Sri Lankan Shipping Agents Seek Dollarized Payments Amid Currency Problems

ECONOMYNEXT – Sri Lanka’s shipping agents have demanded dollarized freight charges, a report said as currency shortages intensified amid low interest rates and cash injections.

“The current shortage of US dollars in the banking system has made it difficult to convert any collection of freight rupees into US dollars in order to make payments to principals,” Sri Lankan newspaper The Sunday Times said, citing the Association of Ceylon shipping agents representing the lines as saying.

“Therefore, shipping companies are forced to require exporters to pay freight in US dollars. “

The shipping companies have asked the exporters to pay the freight in dollars and they in turn raised the issue with the Export Development Board of Sri Lanka.

CASA had warned that delays in payment principles could reduce freight allowances for Colombo compared to other countries where payments are made more quickly, which could make it difficult for exporters to meet customer deadlines, a said the newspaper.

“The average export freight value per month is US $ 100 million and it is essential for shipping agents to keep foreign funds held in the principal’s accounts to meet outstanding disbursements as well as to remit funds. funds to principals in accordance with agency agreements between principals and shipping agents, ”CASA said.

Sri Lanka printed around 1.6 trillion rupees from January 2020 to November 2021 and lost $ 5.6 billion in balance of payments deficits until October 2021.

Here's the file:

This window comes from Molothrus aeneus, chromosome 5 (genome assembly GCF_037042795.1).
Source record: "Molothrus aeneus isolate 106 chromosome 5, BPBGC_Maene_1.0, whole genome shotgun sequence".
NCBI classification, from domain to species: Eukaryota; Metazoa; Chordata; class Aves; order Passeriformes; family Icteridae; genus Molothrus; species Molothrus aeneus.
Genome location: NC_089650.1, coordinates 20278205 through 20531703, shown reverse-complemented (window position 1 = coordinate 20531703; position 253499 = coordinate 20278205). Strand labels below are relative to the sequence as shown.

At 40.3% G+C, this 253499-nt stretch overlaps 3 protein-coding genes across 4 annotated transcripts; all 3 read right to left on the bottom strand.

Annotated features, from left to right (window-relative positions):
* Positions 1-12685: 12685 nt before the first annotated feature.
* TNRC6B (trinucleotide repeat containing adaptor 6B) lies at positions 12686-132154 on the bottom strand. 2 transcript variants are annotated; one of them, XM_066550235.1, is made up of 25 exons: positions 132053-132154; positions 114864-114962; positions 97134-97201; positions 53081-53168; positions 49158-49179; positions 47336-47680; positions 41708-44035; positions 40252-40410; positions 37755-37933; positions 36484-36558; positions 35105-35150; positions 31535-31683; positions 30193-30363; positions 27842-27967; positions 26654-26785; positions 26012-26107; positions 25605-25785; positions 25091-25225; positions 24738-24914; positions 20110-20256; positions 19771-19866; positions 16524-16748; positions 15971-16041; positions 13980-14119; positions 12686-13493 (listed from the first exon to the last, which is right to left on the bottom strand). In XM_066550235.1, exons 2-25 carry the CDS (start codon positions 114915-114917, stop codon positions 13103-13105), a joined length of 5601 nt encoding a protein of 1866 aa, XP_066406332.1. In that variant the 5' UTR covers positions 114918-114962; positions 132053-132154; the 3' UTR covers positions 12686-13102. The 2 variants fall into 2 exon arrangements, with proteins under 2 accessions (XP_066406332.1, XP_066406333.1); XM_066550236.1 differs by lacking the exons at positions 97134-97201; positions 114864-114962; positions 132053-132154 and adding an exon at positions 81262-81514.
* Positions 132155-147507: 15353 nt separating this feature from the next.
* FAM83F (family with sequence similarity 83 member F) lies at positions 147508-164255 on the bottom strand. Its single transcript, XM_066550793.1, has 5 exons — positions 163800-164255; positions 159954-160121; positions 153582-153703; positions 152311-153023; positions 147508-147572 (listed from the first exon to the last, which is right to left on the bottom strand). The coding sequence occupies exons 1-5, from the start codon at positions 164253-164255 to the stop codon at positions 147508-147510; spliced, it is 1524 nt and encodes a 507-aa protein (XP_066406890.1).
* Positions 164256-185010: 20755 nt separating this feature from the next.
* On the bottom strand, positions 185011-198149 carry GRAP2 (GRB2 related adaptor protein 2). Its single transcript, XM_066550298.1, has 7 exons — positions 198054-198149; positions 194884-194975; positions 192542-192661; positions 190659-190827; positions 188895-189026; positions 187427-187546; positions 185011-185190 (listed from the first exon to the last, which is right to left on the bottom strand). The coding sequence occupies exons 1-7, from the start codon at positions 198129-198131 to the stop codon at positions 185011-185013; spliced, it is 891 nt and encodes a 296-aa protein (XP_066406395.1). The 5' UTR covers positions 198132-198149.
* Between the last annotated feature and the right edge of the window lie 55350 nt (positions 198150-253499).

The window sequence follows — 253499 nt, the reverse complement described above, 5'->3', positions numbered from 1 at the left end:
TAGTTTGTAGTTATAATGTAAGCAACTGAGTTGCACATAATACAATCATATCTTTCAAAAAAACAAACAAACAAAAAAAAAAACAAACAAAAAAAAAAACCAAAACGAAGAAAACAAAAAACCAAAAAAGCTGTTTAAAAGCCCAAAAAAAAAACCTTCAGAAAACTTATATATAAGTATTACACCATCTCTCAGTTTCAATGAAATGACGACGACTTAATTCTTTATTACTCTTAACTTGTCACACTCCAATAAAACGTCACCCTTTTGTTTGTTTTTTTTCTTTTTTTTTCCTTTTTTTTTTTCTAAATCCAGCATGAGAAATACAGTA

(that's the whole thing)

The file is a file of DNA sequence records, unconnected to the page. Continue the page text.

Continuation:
About 350 billion was absorbed in an expansion of reserve currency and inflation.

Rupee holders are now struggling to convert to 200 dollars against the US dollar as its credibility has been lost due to two years of money printing to keep interest rates low.

The parallel exchange rate is now around 250 to the US dollar.

In the event of severe monetary instability, an involuntary dollarization of the market takes place.

Analysts have suggested that dollarization be encouraged to break through the barrier of converting dollars into rupees and vice versa, especially for the government.


Sri Lanka should prepare to float and promote parallel dollarization: Bellwether

Allowing dollarized contract settlement avoids a “leap” between the monetary bases of Sri Lanka and the United States at a time when the anchor has lost credibility, said EN business columnist Bellwether.

Parallel dollarization

However, parallel dollarization in the form of taxes paid in US dollars, utility and energy bills paid in US dollars would also allow the government and importers to obtain US dollars without disrupting national reserve money. .

The central bank has ordered banks to sell it 25% of their dollars, which analysts say tends to create more rupees and further undermine the anchor, which is rather weak.

Key points

* Part of the assignment rule, allowing exporters to purchase SLDBs is correct. This will transfer dollars directly to the government without having to go through the rupee credit system. However, as some SLDBs were previously reimbursed in rupees, their appeal is now less than before.

* Likewise, exporters should be allowed to pay taxes in dollars. The government can give the same two additional rupees (a discount) to pay the dollar taxes now afforded to expatriate workers.

* Exporters and hotels can also pay their utility bills in dollars. This will keep power going to their factories and hotels. They can also pay dollars for fuel. This will allow fuel to continue to flow to their factories and trucks.

* Exporters and hotels should also be allowed to pay their suppliers in dollars. In this way, the problem with some inputs of the export industry will disappear.

* This includes tea exporters. Plantations have to buy chemicals and other inputs for which suppliers can no longer get money. Some export manufacturing companies also obtain inputs from local importers, including specialty chemicals whose agencies are locally owned.

* In fact, auctions of SLDB bonds are expected to take place on a weekly basis, like auctions of Treasury bills.

* Governor Nivard Cabraal’s suggestion to allow imports of cars in dollars and taxes payable in dollars is absolutely correct.